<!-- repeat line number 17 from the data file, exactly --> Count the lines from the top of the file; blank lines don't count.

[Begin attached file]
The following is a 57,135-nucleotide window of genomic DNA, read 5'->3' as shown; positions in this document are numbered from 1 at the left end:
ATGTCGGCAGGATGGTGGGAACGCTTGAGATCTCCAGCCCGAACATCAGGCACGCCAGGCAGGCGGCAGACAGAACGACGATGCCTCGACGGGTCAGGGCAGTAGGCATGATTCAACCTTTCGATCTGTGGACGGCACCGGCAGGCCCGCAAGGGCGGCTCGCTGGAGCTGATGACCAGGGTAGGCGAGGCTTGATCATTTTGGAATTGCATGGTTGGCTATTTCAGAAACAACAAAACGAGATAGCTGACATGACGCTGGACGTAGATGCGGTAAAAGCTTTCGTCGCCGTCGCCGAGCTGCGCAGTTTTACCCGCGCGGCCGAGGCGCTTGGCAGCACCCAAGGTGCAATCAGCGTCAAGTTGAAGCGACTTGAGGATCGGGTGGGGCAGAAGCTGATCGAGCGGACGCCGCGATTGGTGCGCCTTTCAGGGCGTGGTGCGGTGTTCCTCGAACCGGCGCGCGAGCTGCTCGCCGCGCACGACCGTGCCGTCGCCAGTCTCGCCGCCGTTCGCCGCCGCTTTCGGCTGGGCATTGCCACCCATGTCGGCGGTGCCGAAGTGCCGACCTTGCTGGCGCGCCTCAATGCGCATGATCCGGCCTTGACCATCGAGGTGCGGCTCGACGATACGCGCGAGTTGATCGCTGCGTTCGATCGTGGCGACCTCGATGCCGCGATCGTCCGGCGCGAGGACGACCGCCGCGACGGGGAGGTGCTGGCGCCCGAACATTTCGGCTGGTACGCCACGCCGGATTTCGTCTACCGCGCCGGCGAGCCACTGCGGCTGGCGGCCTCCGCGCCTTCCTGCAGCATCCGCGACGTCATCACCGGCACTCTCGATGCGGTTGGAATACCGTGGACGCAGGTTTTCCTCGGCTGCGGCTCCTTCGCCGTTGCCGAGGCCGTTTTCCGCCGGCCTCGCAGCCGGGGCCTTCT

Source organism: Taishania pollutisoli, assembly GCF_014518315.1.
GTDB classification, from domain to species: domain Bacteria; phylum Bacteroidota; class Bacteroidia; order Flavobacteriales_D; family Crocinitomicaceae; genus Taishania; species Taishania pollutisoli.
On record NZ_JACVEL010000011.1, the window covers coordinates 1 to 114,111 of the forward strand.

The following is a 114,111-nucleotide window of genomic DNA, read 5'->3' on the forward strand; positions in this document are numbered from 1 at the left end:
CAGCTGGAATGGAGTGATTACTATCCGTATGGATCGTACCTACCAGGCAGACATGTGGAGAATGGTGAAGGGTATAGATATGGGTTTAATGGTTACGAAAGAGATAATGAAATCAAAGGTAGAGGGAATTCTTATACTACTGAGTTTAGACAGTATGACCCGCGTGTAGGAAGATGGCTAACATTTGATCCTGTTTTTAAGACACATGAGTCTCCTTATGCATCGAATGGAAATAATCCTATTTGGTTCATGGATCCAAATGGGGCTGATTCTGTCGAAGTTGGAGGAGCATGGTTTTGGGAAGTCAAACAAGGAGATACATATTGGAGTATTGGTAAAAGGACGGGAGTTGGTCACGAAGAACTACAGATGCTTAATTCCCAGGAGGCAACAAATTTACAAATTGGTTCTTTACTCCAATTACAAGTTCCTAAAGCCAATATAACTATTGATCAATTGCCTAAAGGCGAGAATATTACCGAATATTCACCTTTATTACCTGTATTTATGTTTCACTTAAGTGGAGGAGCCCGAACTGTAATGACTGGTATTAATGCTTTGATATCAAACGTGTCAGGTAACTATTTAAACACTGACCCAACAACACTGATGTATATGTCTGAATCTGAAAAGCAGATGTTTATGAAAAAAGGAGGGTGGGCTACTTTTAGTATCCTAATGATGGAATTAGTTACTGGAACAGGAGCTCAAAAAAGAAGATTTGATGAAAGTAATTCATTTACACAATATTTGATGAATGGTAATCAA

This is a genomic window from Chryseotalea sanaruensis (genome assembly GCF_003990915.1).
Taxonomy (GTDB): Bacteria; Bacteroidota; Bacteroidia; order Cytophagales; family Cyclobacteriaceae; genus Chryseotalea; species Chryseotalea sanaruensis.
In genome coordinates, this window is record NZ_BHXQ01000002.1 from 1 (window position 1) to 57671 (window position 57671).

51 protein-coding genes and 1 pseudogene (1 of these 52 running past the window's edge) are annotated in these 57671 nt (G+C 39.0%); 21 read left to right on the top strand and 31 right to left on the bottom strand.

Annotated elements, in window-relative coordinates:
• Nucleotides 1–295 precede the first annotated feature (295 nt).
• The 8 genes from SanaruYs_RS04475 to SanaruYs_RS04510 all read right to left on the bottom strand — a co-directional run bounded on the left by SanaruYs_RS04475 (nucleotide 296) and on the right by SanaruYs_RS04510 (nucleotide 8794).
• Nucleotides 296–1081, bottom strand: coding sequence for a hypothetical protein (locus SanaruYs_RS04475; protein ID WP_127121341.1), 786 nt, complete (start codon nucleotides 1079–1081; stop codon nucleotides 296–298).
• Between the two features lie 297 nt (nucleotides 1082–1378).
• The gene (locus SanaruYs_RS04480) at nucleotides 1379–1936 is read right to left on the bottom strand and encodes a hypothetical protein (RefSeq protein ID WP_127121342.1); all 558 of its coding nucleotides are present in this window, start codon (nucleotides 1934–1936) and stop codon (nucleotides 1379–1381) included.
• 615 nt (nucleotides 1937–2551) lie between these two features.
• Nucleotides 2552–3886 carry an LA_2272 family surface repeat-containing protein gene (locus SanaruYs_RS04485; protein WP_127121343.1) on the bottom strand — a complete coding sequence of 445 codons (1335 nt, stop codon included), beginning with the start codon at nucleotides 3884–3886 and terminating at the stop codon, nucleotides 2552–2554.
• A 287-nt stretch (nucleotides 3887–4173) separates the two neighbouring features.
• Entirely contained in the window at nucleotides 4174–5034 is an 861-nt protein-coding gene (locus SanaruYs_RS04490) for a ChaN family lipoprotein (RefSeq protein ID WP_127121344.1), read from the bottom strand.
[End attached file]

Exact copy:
• The gene (locus SanaruYs_RS04480) at nucleotides 1379–1936 is read right to left on the bottom strand and encodes a hypothetical protein (RefSeq protein ID WP_127121342.1); all 558 of its coding nucleotides are present in this window, start codon (nucleotides 1934–1936) and stop codon (nucleotides 1379–1381) included.